Warner Archive showing that the range of Hollywood royalty James Cagney extends well beyond his tough-guy gangster persona is one of the best treats regarding Archive DVD releases. A recent example is the Unreal TV reviewed uber-awesome Blu-ray release of the classic George M. Cohan musical biopic "Yankee Doodle Dandy."
The Archive DVD release of the 1938 screwball comedy "Boy Meets Girl" showcases the wild and crazy side of Cagney. This further illustrates the studio system of the era that somewhat randomly matches contract players with roles. The incredible versatility of Cagney makes all these efforts successful regarding him.
The following spoiler-laden clip, courtesy of YouTube of a pivotal scene in "Boy" provides an excellent sense of the talent of the cast and the superb writing and directing in the film.
The role of zany screenwriter Robert Law has Cagney delivering lines in a manner that Archive aptly describes as tossing "words around like hot potatoes." The equally good Pat O'Brien does a great job keeping up with Cagney in the role of Law writing partner J.C. Benson. The highly satirical depiction of the studio system contributes to the fun of this film that Archive informs us is based on a successful Broadway play of the same title.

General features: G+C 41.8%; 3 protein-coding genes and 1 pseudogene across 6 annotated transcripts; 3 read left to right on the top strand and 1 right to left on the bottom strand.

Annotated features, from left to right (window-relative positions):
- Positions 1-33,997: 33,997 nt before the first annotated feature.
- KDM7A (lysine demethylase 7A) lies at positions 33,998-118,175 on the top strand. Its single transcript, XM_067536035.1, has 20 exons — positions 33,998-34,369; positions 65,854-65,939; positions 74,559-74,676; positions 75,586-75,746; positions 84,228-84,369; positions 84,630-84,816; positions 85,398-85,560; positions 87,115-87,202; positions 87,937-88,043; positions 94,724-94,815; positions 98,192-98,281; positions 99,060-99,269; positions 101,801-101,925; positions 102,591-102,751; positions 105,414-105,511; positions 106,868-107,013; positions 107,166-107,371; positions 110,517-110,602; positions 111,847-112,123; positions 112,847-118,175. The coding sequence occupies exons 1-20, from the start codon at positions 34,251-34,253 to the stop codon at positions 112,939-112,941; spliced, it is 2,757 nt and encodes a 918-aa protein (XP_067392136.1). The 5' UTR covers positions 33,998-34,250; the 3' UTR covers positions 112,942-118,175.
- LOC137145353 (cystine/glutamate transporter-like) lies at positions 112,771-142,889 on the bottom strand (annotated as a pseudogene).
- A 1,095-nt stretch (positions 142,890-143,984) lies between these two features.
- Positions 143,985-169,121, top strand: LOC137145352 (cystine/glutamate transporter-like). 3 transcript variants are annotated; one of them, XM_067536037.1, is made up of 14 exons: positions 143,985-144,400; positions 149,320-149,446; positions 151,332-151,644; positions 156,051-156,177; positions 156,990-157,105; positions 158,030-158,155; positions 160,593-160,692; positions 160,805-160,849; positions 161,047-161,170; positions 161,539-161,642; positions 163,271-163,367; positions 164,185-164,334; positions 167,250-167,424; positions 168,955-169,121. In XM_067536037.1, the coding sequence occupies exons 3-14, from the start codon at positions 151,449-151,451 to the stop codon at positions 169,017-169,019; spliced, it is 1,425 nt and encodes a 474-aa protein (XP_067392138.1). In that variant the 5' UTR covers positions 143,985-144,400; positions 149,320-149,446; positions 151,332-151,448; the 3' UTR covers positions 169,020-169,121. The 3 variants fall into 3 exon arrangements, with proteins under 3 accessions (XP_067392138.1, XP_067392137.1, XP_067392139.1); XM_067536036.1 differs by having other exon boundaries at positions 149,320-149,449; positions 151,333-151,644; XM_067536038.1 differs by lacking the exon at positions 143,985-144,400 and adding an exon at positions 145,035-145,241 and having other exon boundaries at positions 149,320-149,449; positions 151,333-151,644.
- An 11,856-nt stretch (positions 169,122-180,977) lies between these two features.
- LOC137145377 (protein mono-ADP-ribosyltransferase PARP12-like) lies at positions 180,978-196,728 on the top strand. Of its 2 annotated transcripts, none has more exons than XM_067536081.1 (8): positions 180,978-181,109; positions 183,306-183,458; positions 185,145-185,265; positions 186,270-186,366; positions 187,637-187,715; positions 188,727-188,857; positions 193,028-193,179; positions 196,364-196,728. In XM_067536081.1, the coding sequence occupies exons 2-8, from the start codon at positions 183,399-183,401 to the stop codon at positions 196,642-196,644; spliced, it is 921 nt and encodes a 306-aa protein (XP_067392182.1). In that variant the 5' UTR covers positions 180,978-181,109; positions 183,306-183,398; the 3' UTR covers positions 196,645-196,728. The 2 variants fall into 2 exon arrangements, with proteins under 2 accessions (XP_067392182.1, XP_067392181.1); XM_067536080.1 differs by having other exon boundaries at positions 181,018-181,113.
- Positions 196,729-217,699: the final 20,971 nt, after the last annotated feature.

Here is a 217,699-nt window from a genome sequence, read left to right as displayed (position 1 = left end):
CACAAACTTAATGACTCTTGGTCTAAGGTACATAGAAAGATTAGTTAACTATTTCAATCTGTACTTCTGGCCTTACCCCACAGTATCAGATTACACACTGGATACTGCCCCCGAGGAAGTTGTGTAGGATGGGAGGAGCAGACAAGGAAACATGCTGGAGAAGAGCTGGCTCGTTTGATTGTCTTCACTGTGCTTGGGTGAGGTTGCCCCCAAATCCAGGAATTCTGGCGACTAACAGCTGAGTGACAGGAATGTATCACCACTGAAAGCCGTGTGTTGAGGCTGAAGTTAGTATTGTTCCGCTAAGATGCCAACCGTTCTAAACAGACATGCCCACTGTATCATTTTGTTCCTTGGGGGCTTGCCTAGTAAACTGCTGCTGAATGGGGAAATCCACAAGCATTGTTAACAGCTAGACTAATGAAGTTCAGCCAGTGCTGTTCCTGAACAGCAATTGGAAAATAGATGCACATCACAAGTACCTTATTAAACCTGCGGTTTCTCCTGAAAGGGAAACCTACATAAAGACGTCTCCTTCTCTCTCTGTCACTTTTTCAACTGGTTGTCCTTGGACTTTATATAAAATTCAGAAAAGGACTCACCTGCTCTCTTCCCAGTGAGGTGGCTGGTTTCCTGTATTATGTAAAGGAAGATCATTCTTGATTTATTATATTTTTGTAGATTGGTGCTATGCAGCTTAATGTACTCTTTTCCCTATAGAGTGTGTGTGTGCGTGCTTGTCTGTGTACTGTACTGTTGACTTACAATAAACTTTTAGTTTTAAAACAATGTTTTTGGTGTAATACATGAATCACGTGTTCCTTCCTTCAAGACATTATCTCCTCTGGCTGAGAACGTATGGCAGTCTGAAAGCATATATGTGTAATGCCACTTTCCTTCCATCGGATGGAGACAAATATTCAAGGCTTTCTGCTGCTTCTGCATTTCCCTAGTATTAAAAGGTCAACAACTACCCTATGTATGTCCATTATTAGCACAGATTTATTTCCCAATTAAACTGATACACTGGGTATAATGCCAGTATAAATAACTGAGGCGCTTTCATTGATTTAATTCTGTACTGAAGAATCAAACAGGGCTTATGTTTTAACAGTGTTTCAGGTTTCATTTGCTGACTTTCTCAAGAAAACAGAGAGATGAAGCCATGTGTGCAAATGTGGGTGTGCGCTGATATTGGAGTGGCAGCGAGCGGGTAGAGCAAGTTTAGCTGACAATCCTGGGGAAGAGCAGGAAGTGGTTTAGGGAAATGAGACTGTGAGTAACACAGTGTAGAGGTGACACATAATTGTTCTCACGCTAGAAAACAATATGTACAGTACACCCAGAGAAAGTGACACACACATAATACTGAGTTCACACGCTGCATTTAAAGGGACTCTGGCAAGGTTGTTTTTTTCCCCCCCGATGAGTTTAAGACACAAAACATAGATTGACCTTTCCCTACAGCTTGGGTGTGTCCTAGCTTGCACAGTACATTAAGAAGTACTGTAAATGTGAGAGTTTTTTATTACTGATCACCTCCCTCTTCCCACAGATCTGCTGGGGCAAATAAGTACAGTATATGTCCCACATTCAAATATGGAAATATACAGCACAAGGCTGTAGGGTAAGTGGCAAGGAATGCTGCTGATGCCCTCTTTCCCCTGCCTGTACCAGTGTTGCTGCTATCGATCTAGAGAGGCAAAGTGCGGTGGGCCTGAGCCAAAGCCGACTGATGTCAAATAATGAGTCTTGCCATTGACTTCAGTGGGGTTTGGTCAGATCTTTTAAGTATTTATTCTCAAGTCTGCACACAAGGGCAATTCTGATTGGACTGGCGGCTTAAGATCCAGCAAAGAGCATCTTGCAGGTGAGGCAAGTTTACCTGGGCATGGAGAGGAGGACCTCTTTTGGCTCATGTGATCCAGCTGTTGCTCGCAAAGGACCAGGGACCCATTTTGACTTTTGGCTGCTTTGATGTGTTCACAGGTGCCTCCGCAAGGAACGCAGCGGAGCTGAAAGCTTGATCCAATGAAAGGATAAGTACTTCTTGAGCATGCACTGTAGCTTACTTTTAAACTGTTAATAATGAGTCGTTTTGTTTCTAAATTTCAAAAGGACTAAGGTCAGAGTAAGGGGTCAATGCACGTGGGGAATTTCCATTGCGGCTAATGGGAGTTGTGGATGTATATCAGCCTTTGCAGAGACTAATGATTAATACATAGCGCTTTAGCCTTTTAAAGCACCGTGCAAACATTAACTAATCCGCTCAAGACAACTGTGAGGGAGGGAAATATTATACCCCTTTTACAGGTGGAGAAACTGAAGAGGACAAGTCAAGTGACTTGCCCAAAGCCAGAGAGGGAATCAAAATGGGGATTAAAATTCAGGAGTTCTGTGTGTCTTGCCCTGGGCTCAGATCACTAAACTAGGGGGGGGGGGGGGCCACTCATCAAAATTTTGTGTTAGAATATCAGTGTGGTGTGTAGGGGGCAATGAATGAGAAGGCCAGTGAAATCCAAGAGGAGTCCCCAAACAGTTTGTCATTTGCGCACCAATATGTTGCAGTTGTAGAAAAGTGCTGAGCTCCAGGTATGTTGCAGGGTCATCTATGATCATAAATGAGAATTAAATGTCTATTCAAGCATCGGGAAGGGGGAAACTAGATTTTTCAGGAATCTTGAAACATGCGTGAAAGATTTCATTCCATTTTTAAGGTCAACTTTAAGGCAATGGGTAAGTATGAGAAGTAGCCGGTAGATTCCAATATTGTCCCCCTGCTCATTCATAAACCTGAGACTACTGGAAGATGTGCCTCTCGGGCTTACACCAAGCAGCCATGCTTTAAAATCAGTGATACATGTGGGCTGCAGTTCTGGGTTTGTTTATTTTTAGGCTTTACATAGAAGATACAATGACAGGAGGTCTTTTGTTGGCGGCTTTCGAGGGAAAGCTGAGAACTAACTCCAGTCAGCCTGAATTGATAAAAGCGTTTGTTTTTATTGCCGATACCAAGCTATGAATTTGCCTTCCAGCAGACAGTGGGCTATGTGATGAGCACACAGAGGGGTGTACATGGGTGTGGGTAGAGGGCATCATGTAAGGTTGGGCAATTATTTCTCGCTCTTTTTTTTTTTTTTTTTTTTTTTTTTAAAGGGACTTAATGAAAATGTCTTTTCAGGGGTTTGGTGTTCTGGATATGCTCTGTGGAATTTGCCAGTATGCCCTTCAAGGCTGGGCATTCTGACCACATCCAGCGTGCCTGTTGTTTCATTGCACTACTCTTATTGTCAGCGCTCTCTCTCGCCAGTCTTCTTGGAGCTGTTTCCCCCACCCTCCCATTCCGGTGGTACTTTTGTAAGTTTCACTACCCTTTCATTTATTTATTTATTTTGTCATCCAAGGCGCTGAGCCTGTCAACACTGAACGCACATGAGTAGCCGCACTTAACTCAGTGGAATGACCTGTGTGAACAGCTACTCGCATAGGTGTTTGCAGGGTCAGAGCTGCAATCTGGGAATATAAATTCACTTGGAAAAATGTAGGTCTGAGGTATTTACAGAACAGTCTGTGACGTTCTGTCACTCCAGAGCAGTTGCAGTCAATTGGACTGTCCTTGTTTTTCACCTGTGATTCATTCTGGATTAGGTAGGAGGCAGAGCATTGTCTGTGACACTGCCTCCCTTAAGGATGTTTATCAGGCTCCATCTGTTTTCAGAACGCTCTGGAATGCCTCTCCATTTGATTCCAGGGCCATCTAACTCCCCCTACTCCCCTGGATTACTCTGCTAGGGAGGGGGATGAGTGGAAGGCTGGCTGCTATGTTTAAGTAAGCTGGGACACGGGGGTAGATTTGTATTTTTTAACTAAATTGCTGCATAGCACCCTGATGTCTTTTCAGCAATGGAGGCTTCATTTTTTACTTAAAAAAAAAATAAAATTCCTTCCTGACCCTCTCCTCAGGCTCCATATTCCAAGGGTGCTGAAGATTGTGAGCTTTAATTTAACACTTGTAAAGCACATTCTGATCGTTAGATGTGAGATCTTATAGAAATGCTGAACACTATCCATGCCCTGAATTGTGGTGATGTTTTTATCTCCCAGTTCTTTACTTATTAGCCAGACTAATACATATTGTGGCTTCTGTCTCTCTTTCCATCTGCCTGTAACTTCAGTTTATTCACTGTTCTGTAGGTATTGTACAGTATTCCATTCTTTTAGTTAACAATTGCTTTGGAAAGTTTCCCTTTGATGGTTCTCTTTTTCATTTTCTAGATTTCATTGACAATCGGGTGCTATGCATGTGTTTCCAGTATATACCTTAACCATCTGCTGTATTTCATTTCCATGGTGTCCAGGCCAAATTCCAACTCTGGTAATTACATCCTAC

Fellow Hollywood nobility Ralph Bellamy plays overwhelmed film producer C. Elliott Friday, who is the foil of the boys. Seeing Friday try to control these crazies while simultaneously overseeing the making of three films and contending with the conflict between what he asks for and what he wants is comic gold.
One of the best scenes has frantic and motor-mouthed Law and Benson offering a rapid-fire description of the variations on the titular film cliche only to segue into pitching the idea of adding a baby into the mix. This element brings pregnant studio food service employee Susie, wonderfully played by "Walk of Fame" comic actress Marie Wilson, into the insanity.
The ensuing hilarity also ropes in faltering Western star Larry Toms into the action as the star of the proposed film.
The success of the innovation makes the baby a star, creates hilarious problems for Larry, and allows Wilson to show off her talent for playing a dumb blonde.
The satirical aspect of the film wonderfully includes seemingly constant incidents of self-serving grasping, manipulations, flat-out fraud, and betrayals. These dirty studio politics makes those associated with running the federal government look respectable.
This is aside from the publicity-related shenanigans that include a staged incident during a scene in which Ronald Reagan plays an announcer at a movie premiere.
The seemingly constant general developments and twists in this film build up palatable suspense regarding which boy who meets which girls ends up with same, if they even do in this deliciously cynical film.
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